FOR IMMEDIATE RELEASE:
June 12, 2019
 Contact: Matt Hawes (Paul) - 202-224-4343
Keith Chu (Wyden) - 202-224-3789


WASHINGTON, D.C. – Today, U.S. Senators Rand Paul (R-KY) and Ron Wyden (D-OR) introduced the Reforming Emergency Powers to Uphold the Balances and Limitations Inherent in the Constitution (REPUBLIC) Act, which will preserve the president’s ability to act immediately in cases of national emergencies but also uphold Congress’ constitutional responsibility to check the executive branch.
 
Current law provides the presidency with unilateral power to determine when and how it will exercise emergency powers. Although the Founders included the principle of the separation of powers as a central feature of our government, an emergency, such as a military invasion of the United States, can justify the suspension of the constitutional order so that the president can protect the nation immediately and without congressional authorization. 
 
The REPUBLIC Act will continue to allow the president to take immediate action in necessary situations but also require expeditious and continual congressional review of declared national emergencies to ensure that the separation of powers is preserved.
 
“Congress fails its responsibilities to the American people and the Constitution when it leaves the executive virtually unchecked to unlock and exercise emergency powers in perpetuity. The REPUBLIC Act strengthens the separation of powers by instituting critical reforms, including requiring Congress to specifically approve of a national emergency declaration in a timely fashion instead of being forced to disapprove of an overreach by super majority, as well as preventing a president from taking over the internet and other means of communication. It does all this while preserving the president’s authority to act immediately to defend our nation,” said Senator Paul.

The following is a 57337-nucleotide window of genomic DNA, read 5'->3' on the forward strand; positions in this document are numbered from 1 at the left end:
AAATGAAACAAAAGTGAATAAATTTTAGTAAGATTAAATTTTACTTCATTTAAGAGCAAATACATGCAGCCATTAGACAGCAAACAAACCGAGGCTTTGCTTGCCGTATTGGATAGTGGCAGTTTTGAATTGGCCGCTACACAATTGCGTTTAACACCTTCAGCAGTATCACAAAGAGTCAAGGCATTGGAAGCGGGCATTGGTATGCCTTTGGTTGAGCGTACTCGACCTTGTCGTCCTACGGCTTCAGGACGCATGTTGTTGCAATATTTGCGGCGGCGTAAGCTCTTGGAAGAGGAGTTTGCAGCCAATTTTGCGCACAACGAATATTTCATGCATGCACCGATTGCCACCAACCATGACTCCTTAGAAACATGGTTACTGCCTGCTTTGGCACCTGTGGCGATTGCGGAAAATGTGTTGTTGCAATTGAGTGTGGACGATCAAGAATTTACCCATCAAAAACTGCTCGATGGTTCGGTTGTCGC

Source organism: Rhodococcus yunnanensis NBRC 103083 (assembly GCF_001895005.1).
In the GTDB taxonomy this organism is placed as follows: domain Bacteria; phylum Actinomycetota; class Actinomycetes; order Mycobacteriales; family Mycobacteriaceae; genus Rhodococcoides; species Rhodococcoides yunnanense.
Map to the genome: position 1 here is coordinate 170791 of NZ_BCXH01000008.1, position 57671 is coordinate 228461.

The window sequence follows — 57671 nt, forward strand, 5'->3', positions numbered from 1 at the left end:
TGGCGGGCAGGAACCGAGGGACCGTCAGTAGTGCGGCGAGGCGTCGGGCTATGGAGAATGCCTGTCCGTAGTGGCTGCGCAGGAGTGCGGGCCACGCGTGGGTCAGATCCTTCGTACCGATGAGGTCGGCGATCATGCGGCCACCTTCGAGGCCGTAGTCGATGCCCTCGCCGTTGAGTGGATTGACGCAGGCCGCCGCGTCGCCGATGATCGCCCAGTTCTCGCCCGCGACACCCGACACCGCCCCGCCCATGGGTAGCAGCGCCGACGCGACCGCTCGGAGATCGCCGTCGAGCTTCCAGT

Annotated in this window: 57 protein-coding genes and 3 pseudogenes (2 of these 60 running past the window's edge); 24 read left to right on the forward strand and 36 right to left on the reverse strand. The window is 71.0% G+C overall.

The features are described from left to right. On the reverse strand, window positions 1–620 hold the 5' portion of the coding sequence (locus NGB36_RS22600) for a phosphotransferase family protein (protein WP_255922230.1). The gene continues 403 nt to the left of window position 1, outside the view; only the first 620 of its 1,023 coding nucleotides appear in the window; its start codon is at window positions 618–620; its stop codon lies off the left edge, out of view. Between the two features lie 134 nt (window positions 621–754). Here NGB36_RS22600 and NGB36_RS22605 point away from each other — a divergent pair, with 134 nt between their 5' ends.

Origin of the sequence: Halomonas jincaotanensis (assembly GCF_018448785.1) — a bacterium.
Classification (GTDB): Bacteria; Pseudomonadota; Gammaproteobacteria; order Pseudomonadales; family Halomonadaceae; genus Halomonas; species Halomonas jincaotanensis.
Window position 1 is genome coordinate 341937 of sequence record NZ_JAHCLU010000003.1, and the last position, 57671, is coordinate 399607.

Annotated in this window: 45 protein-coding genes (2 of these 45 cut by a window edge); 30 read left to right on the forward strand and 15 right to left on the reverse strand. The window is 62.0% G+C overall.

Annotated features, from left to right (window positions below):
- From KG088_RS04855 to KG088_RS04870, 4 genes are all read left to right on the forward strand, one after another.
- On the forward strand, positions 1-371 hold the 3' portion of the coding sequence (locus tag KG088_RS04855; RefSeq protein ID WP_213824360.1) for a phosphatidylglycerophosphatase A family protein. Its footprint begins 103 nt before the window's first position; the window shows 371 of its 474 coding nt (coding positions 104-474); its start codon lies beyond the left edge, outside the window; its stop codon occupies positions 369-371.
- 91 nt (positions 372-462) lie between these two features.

“Presidents have run roughshod over the Constitution for far too long because Congress keeps shirking its obligations. Checks and balances are more than pretty words on a page; they’re a bedrock principle of our Democracy. This legislation would reassert Congress’ role as a co-equal branch of government while preserving a President’s ability to address real emergencies,” said Senator Wyden.
 
Specifically, the REPUBLIC Act would:
 
    •    Permit the president to take emergency action for no more than 72 hours without congressional approval;
        ◦    Under current law, the burden is on Congress to pass a joint resolution of disapproval if it finds                            that a president has misused his authority to declare a national emergency.
        ◦    By imposing a requirement for approval, the REPUBLIC Act would empower the people’s                                        representatives to combat misuse of presidential emergency powers.
    •    Establish expedited procedures by which Congress would consider a joint resolution of approval;
    •    Sunset congressionally approved national emergencies 90 days after the issuance of the presidential declaration, unless renewed;
    •    Exempt the president’s powers under the International Emergency Economic Powers Act (IEEPA) from the amendments made by this legislation to allow the president to immediately impose and sustain sanctions on our foreign adversaries. By carving out IEEPA, the REPUBLIC Act will not require Congress to vote every 90 days to continue sanctions on North Korea, Iran, transnational crime organizations, etc.;
    •    Repeal the statutory authority empowering a president to unilaterally control communications, such as the internet, cell phone service, and television/radio broadcasts; and
    •    Terminate all existing national emergencies that do not specify IEEPA as the source of presidential authority.
 
 You can read the REPUBLIC Act below:

The REPUBLIC Act by on Scribd

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